Lloyd town council members acknowledged the contributions of several respected town residents in different ways during last week’s town board meeting. Donna Deeprose was honored for her commitment to environmental causes, Matt Smith was applauded for his work on the Bob Shepard Highland Landing park and Frank Lombardi was remembered in a proclamation that listed some of the many ways he worked for his community.
Lombardi is remembered most often for his leadership in the American Legion, an organization he belonged to for decades. He served on the committee which worked to build the present hall. He was also an active member of his church and the local Democratic committee, volunteering countless hours for each, and served for over 20 years as the town’s highway superintendent. His work for the town transcended any of those categories, however, and board members remembered Lombardi as someone who was always willing to lend a hand.
Deeprose was the recipient of the Environmental Stewardship Award, given annually by members of the town’s Environmental Conservation Committee. While she only moved into Lloyd in 2003, Deeprose has had a deep impact on that body’s work. Chairman Jack Maguire said that he’d seen Deeprose organize extremely complex grant application materials, but also “up to her thighs in muck” gathering samples for biodiversity studies. “I’m very proud to have worked with her for many years,” he said.
Downplaying her efforts, Deeprose characterized herself as a “cheerleader” among people with more impressive credentials, a group she said were “not unthinking tree-huggers,” but experts who should be consulted on more municipal decisions. Dismissing stereotypes she’d heard about the town, she went on to say that she has always felt welcome and has always felt appreciated.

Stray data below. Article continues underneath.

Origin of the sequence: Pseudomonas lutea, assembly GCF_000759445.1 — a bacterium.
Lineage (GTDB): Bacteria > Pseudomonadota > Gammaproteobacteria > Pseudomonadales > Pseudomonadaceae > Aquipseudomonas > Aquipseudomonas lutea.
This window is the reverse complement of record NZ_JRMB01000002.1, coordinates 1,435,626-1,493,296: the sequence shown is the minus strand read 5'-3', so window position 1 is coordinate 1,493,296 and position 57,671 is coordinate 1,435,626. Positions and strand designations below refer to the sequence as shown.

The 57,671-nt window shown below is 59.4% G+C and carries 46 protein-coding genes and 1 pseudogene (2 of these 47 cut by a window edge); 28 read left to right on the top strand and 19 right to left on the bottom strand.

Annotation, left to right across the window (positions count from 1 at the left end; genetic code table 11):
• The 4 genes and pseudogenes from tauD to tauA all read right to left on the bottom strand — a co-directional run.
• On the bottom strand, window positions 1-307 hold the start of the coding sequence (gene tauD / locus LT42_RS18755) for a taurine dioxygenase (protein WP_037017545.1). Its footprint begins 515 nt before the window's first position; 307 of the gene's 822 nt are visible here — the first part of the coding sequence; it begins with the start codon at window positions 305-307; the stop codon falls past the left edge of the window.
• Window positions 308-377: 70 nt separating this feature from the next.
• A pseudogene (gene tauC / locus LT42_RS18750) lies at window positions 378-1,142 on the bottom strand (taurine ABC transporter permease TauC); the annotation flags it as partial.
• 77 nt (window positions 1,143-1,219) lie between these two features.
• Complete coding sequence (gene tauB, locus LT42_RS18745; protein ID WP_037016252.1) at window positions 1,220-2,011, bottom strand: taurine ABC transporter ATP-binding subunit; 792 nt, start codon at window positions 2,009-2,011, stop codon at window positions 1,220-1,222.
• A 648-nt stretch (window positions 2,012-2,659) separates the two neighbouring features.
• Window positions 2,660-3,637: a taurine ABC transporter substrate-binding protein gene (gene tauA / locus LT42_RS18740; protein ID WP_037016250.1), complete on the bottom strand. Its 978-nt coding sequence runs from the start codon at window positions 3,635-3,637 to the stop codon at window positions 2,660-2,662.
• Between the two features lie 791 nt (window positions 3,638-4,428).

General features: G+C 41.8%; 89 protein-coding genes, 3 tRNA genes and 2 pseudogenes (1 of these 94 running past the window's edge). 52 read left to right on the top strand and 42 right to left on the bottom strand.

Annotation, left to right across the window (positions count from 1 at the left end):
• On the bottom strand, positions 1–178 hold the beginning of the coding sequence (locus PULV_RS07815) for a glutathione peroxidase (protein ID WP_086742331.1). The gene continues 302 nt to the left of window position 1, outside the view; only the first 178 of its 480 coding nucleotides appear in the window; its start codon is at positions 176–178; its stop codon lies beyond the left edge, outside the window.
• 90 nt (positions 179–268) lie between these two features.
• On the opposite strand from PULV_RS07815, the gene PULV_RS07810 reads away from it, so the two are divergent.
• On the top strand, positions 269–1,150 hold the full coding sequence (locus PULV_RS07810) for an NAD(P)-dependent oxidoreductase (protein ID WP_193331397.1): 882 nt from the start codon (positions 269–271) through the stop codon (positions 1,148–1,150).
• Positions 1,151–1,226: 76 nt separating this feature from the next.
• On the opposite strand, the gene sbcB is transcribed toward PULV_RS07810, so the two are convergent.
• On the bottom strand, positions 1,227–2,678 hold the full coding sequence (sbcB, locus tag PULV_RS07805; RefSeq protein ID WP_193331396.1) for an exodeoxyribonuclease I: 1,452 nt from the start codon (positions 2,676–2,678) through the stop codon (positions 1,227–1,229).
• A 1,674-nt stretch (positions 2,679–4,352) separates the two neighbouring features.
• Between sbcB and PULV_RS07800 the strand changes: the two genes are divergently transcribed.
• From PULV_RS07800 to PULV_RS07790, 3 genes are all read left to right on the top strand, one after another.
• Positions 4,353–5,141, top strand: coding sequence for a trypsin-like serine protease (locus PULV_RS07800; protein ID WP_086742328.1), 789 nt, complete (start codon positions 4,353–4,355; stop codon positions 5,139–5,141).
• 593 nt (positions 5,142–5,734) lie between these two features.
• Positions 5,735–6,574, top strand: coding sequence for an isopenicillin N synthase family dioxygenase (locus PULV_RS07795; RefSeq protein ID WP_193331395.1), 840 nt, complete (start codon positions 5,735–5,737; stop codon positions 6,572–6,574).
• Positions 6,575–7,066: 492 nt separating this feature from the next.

Smith was the man who had a vision of creating the town’s only waterfront park without using tax dollars, and since that dream was realized he has served as project manager at the Bob Shephard Highland Landing Park. Now, Smith has resigned both as project manager and president of the Highland Landing Park Association. In brief remarks that were tinged with emotion, Smith thanked council members for doing what he considers the best job, to “support, but not interfere” with park operations. Those same board members later voted to confirm Leonard Auchmoody to replace Smith as project manager.
When each of these local heroes was acknowledged during the board meeting, the response from the nearly-full-to-capacity crowd was applause and ovations.